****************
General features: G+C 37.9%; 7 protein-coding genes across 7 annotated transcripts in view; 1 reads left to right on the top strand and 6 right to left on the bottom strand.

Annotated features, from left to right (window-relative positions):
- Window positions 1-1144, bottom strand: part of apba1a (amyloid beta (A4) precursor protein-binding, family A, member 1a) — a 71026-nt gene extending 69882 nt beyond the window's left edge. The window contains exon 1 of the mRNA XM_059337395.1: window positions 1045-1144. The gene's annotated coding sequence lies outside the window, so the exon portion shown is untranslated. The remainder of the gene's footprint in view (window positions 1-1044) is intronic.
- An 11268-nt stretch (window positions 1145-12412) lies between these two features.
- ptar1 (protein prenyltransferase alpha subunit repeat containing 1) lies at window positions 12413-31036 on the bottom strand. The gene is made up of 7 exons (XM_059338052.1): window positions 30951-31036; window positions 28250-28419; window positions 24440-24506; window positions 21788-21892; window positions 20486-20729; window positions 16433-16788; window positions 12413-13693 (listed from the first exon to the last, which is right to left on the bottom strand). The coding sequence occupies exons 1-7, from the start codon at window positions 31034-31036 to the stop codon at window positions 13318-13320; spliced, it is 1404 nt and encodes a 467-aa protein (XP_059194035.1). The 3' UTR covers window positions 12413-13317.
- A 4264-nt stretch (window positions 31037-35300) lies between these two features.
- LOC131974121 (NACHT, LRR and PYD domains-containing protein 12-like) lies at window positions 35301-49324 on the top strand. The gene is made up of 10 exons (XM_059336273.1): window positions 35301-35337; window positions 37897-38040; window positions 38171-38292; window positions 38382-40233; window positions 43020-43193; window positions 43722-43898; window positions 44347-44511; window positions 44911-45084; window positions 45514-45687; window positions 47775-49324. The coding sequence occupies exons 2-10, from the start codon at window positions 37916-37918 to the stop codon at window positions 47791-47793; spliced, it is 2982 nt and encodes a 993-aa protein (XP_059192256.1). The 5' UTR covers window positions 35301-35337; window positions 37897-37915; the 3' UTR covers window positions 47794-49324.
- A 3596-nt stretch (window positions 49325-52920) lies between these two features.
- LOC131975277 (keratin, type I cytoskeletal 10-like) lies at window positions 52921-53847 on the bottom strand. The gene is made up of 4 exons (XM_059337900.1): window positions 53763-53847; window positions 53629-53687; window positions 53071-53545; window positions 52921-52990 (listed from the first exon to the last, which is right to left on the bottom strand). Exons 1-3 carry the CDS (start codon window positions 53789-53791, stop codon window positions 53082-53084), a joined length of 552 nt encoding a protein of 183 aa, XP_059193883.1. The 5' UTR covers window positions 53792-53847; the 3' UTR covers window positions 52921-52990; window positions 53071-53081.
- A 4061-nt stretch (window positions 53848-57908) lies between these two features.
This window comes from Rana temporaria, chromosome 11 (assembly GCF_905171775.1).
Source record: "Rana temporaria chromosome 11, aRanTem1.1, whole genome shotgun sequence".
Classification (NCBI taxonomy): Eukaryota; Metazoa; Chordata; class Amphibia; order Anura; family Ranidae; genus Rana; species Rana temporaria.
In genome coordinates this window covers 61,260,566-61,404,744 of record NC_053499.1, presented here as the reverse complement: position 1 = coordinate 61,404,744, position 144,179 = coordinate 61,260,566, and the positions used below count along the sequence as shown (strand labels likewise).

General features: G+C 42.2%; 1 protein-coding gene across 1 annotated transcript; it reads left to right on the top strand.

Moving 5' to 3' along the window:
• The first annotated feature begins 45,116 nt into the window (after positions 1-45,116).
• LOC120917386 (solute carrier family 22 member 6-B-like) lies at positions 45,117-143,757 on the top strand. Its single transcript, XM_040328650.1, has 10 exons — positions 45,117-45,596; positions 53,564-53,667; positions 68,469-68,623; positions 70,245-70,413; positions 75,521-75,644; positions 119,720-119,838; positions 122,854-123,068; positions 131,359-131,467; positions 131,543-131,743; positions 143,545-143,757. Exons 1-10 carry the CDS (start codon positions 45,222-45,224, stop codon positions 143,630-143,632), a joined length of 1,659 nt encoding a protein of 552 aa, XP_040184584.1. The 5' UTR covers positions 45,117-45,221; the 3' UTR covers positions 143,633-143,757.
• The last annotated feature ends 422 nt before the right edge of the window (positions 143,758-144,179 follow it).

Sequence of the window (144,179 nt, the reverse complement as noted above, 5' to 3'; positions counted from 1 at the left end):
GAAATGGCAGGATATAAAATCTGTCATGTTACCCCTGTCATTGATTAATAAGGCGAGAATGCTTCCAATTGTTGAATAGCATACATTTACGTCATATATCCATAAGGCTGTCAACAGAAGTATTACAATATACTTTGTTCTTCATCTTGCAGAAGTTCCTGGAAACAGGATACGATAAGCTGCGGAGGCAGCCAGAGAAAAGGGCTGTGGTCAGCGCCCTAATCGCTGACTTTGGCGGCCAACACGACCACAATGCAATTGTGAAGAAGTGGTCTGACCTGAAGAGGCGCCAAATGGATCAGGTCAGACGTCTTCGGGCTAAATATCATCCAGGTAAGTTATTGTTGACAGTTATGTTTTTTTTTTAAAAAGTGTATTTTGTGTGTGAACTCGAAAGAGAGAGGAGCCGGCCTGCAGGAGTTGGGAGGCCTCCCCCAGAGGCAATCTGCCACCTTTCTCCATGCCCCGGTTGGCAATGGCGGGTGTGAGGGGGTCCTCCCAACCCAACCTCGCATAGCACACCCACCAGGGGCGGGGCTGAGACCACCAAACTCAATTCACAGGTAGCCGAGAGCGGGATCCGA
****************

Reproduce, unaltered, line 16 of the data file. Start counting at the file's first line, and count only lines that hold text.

Moving 5' to 3' along the window: